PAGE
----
October 10 2015
Birmingham Repertory Theatre brings Meera Syal’s award winning novel, ‘Anita & Me’ to the stage in an adaptation by playwright, Tanika Gupta and theatre’s artistic director, Roxana Silbert. Our correspodent finds out more…
BY Tasha Mathur
MEERA SYAL’S “Anita and Me” is a story that is well known and much loved by readers far and wide.
Since first being published in 1996, the novel’s timeless themes, intriguing characters and brilliant humour has seen Syal’s debut novel be first turned into a film of the same name (2002) and now a stage version. The novel was also recently added to the national curriculum.
But why “Anita and Me”?
“It’s a very brilliant novel which tells a story that is regionally quite resonant and it seemed like an important story to tell. It’s written by someone who grew up in the region and we like to put on work that resonates with our audience and their experiences. So it seemed like a great novel to adapt,” explained Roxana Silbert, the Birmingham Repertory Theatre’s artistic director.
However, adapting such a well-loved novel into a stage play didn’t come without its difficulties.
“The major challenge was that obviously the novel has lots of colourful people in it. If you did it with every single person, you’d have a cast of hundreds and obviously that’s not feasible,” explained Silbert. And with the initial draft consisting of 16 actors, the play now has 12 actors playing approximately 20 characters. Silbert added: “There’s also a lot of beautiful description in the novel and how you make that theatrical rather than descriptive is a big challenge. You have to think of the different ways of telling the story technically.”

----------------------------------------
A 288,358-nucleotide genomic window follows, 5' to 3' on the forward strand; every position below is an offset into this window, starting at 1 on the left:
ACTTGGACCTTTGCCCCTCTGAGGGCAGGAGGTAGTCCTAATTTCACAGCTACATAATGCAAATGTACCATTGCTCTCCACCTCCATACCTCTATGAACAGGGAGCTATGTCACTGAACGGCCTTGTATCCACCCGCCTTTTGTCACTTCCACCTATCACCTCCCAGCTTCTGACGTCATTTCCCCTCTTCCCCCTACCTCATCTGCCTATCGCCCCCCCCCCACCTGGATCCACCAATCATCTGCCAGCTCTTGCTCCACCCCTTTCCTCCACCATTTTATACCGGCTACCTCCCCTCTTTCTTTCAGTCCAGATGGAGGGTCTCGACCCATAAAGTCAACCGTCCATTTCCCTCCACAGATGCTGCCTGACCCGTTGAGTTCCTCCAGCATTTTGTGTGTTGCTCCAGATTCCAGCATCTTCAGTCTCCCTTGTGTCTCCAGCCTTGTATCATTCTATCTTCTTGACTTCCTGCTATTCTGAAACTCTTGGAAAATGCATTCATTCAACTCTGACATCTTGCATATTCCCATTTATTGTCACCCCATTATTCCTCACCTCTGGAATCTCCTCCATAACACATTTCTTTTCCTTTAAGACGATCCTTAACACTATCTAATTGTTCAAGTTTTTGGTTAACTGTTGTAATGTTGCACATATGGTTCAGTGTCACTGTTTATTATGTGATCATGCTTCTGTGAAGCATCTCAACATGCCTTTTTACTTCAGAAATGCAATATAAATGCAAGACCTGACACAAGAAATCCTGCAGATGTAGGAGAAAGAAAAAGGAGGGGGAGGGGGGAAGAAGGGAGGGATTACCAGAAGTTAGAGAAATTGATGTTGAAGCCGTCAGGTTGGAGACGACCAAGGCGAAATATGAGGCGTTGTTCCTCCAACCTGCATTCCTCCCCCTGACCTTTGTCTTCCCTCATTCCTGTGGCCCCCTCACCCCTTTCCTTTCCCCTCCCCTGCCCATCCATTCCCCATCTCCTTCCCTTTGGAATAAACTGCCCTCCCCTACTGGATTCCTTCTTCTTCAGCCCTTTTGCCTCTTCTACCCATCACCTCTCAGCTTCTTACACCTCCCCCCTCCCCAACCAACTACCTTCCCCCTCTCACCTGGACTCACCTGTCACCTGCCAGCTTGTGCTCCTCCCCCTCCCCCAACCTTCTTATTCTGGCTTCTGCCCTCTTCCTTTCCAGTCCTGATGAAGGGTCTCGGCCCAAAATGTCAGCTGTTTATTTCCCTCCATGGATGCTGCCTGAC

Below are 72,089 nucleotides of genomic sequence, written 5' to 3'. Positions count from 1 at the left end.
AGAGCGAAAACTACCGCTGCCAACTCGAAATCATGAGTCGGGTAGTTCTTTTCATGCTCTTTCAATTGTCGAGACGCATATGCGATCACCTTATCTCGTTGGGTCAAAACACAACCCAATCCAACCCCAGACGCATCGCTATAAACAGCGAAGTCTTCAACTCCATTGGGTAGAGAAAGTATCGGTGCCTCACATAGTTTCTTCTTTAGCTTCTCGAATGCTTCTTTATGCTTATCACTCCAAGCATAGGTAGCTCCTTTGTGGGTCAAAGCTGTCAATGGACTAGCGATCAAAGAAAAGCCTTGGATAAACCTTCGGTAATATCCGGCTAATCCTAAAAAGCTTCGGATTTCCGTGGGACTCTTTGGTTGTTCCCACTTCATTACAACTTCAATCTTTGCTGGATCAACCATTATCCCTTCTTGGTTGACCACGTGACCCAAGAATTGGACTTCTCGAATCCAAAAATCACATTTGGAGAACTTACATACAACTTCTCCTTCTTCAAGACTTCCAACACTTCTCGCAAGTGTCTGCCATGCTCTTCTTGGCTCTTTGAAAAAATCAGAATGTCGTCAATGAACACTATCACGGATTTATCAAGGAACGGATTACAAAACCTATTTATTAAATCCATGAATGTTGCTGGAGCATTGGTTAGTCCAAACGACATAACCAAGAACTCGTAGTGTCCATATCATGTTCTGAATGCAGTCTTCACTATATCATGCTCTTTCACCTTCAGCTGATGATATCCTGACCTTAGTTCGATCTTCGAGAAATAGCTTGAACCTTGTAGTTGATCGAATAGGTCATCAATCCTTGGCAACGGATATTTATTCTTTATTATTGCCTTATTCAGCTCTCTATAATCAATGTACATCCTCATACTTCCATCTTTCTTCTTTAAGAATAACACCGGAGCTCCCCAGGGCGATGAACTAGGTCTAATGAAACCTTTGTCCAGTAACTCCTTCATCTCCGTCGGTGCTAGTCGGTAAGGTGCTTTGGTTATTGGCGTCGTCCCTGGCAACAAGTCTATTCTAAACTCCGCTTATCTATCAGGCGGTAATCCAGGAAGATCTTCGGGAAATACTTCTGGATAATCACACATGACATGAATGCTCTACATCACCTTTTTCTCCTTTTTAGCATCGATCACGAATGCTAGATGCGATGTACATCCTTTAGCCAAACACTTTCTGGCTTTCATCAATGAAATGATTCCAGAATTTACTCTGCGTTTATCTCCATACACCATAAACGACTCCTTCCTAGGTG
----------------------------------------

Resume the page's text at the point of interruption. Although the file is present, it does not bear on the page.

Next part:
Playwright Tanika Gupta explained how she overcame this challenge through adding an interesting dimension to the play that couldn’t come through in the novel.
“I always dislike narrations on stage; when someone steps forward into the spotlight and starts telling a story. So there are songs in it as well. It’s not a musical but it is a play with music. I’ve been writing a lot of lyrics to the songs and worked with composers who have put my lyrics to music. It’s all about the world of Meena so in a sense, that’s a kind of narration but in other senses, it’s not.”
It’s clear that this stage adaptation of “Anita and Me” will come with interesting new dimensions to the story that haven’t been explored before. However, both Gupta and Silbert were very keen to keep true to the essence of Syal’s novel. And with Gupta and Syal knowing each other quite well (Syal having previously acted in some of Gupta’s works), Syal happily left Gupta to create her own unique dramatisation.